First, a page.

Safety First When Relighting Your Pilot Light
When it comes to relighting the pilot light on your gas water heater, safety should always be the top priority. Before attempting to relight the pilot, it is crucial to check for any smell of gas in the area.
Make sure there are no open flames, sparks or other ignition sources nearby. Open a window to allow quick dissipation of any residual gas that may still be present.
Once you are certain all gas has cleared, locate the gas control valve and turn the knob to the 'Pilot’ position. If your heater has an electronic ignition, you will be able to push the igniter button to light the pilot.
Refer to the water heater’s manual if you are unsure of the valve’s location. For a manual ignition, use a long lighter or electronic lighter wand. Do exercise extreme caution when introducing any flame source to relight pilot.
After the pilot light is stable, keep the gas control knob depressed for at least 90 seconds. This allows time for the thermocouple or flame sensor to adequately heat up. Finally, adjust the knob to the desired hot water temperature setting.
Test that the pilot remains lit after releasing the knob. Replace any access panels securely.
By diligently adhering to proper safety protocol, you can avoid any dangerous gas issues when relighting your water heater’s pilot.
Locating the Pilot Light Assembly
The pilot light assembly is typically located at the base of the water heater near the main gas burner. To access it, remove the front lower panel or access door. This will expose the gas control valve and thermocouple. The small pilot light nozzle and igniter electrode will be mounted next to these components.
On newer electronic ignition water heaters, you may see a separate igniter button near the gas control valve to manually light the pilot. Older units have the igniter electrode built into the pilot light nozzle instead.
Visually inspect the pilot light assembly before attempting to relight it. Visually inspect the pilot light assembly before attempting to relight it. Use a flashlight to locate the electrode tip and ensure it is not damaged.
Proper inspection helps guarantee smooth relighting.
How a Pilot Light Works
The pilot light is a small flame that is always lit inside your gas water heater. It allows for on-demand hot water without needing matches or a lighter to manually light the burner every time.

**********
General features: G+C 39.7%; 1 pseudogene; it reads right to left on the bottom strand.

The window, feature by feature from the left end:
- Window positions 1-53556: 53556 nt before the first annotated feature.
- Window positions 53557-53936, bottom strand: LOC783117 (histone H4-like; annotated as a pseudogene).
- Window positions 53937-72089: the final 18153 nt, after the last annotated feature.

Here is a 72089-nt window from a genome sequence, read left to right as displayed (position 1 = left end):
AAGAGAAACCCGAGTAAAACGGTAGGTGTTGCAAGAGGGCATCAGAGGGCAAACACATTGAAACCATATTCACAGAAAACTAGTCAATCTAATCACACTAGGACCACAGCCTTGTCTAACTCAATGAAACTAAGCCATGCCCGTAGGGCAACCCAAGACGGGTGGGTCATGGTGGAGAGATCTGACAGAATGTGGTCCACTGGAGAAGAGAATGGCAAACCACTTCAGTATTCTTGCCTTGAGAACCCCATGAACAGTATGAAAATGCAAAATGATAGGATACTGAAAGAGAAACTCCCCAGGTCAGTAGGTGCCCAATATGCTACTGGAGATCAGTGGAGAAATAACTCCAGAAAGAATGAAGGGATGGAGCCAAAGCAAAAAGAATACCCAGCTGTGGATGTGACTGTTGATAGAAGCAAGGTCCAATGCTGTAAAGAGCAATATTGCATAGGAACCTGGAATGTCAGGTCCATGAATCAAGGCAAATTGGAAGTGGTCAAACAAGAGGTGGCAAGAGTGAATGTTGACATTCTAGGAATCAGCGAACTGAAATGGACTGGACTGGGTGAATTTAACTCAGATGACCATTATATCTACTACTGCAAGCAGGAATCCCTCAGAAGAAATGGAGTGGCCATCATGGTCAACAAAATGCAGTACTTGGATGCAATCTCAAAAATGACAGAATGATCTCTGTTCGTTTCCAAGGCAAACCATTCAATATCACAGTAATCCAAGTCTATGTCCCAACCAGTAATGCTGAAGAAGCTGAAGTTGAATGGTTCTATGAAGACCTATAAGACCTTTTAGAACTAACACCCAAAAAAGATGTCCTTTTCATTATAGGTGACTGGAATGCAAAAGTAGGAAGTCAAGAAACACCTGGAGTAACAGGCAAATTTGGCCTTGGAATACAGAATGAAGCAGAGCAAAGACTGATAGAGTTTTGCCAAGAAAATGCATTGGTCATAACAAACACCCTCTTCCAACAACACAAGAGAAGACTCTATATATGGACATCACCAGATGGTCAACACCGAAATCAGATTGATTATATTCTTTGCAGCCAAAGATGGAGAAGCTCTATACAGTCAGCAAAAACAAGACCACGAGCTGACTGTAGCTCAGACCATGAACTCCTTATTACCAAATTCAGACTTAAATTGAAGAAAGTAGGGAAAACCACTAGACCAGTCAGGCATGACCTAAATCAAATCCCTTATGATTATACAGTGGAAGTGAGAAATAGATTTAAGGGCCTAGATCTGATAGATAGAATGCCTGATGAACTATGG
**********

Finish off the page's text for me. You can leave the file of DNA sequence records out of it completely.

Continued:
Its main purpose is to ignite the main gas burner whenever more heat is needed to raise the temperature of the water in the tank.
The pilot assembly consists of the pilot nozzle which sustains the flame and the thermocouple which acts as a heat sensor. As long as the pilot light stays on, the thermocouple sends a signal to the gas control valve to keep the gas supply open. If the pilot goes out, this cuts off all gas flow for safety reasons.
It is crucial that the pilot light remains constantly lit. If allowed to cool, the thermocouple would shut off the gas. This safety mechanism prevents gas leaks if the pilot goes out unexpectedly.
The small flame not only ignites the burner when required but slightly warms the thermocouple at all times.
By understanding the pilot light’s function, you can better monitor and maintain your gas water heater’s operation. Troubleshoot any pilot or burner issues promptly to guarantee hot water whenever you need it.
Manual vs Electronic Ignition Systems
Gas water heaters utilise either a manual or electronic ignition system to light the pilot. With a manual ignition, you must hold an external flame source such as a long fireplace lighter to the pilot nozzle. This allows gas flow and ignition when the gas control valve is turned to Pilot.
Electronic ignition water heaters instead have an igniter button, usually red in colour, near the gas valve. When pressed, this creates a spark electrode that ignites the gas to light the pilot without needing an open flame. An indicator light on the valve assembly signals when the pilot is lit.
To tell which system you have, check your water heater for the presence of an igniter button and electrode wiring leading to the pilot assembly. Manual ignition heaters will simply have a pilot nozzle and thermocouple instead. While the process differs, safety protocols remain paramount when relighting pilots on all models.